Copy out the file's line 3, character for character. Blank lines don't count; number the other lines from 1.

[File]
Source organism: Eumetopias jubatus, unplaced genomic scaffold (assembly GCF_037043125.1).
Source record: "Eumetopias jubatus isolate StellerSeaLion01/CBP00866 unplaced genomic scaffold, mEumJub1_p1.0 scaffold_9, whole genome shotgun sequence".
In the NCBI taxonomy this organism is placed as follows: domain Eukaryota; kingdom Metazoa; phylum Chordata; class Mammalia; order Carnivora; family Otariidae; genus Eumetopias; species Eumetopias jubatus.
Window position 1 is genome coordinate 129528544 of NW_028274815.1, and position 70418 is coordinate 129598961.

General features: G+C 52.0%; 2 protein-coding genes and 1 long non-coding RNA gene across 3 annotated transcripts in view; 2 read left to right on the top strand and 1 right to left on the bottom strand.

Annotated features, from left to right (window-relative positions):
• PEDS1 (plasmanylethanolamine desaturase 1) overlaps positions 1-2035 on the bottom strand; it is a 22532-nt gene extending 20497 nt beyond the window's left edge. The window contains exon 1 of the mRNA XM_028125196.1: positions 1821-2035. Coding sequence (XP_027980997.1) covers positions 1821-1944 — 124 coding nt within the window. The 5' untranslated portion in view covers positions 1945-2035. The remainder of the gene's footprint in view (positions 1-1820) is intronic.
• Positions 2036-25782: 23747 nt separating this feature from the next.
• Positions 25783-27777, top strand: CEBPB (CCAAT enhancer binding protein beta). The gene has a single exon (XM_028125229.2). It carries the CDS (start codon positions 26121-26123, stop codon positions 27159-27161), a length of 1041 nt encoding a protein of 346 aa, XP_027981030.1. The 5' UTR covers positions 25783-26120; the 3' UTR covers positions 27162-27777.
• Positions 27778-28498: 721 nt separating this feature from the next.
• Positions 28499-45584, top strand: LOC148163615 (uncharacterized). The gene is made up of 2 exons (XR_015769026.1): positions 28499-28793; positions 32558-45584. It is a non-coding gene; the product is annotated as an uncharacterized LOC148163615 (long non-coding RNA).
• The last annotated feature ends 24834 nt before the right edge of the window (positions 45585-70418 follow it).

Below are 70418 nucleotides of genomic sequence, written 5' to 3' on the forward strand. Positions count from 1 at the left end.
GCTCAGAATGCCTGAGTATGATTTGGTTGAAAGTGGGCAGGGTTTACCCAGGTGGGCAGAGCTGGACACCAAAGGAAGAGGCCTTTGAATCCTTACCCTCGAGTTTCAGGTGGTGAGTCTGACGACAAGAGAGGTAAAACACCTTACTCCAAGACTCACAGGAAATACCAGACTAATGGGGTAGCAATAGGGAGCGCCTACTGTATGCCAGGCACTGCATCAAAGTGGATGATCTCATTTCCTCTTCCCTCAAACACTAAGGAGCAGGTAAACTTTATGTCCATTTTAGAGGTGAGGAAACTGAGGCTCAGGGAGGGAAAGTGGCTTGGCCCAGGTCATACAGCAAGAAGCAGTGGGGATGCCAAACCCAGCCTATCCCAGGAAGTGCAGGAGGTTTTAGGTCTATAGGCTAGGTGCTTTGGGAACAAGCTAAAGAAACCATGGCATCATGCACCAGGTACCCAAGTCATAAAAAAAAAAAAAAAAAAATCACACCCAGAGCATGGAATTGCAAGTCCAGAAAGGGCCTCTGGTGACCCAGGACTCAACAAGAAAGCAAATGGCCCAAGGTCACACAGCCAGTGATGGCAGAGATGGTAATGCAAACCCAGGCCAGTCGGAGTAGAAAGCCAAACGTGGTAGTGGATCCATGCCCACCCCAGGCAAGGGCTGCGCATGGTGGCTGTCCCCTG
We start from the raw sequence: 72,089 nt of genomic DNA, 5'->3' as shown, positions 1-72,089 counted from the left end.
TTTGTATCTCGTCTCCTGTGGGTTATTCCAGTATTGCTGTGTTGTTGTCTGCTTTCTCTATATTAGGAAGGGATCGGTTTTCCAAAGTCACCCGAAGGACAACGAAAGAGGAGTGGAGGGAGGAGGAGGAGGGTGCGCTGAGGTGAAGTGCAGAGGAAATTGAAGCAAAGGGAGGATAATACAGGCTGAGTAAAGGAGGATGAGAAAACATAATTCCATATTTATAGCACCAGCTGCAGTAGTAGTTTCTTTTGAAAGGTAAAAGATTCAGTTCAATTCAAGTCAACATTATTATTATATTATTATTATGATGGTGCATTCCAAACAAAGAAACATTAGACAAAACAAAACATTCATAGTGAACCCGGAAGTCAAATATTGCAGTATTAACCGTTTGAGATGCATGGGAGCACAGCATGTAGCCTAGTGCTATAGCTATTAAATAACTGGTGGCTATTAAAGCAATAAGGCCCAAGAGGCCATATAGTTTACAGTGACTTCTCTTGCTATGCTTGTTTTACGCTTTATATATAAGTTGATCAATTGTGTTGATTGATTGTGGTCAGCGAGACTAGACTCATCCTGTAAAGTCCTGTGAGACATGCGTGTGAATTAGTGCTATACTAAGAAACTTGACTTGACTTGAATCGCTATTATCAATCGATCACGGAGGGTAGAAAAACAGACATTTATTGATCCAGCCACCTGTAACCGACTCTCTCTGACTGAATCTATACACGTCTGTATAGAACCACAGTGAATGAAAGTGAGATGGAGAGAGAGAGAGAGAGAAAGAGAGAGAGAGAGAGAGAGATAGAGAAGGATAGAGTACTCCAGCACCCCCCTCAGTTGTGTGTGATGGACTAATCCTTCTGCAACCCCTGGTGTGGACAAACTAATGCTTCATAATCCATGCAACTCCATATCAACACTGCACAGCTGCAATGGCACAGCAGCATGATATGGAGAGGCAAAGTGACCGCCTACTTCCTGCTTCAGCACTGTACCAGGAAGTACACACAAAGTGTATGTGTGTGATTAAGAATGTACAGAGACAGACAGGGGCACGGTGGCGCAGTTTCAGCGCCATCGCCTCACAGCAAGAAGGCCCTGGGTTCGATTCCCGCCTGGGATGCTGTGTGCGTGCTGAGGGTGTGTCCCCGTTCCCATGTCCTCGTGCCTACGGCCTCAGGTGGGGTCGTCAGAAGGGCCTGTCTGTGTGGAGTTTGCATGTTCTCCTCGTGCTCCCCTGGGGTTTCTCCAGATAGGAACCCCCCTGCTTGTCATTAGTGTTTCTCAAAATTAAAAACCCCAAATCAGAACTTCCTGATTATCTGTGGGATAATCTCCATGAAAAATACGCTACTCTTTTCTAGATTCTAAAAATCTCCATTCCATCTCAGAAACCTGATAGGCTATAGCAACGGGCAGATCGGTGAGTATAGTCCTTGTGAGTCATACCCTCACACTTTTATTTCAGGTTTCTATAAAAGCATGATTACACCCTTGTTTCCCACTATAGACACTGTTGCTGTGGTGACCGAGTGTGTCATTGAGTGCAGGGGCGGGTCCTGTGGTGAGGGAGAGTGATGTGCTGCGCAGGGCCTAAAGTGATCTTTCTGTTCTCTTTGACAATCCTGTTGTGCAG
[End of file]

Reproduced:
In the NCBI taxonomy this organism is placed as follows: domain Eukaryota; kingdom Metazoa; phylum Chordata; class Mammalia; order Carnivora; family Otariidae; genus Eumetopias; species Eumetopias jubatus.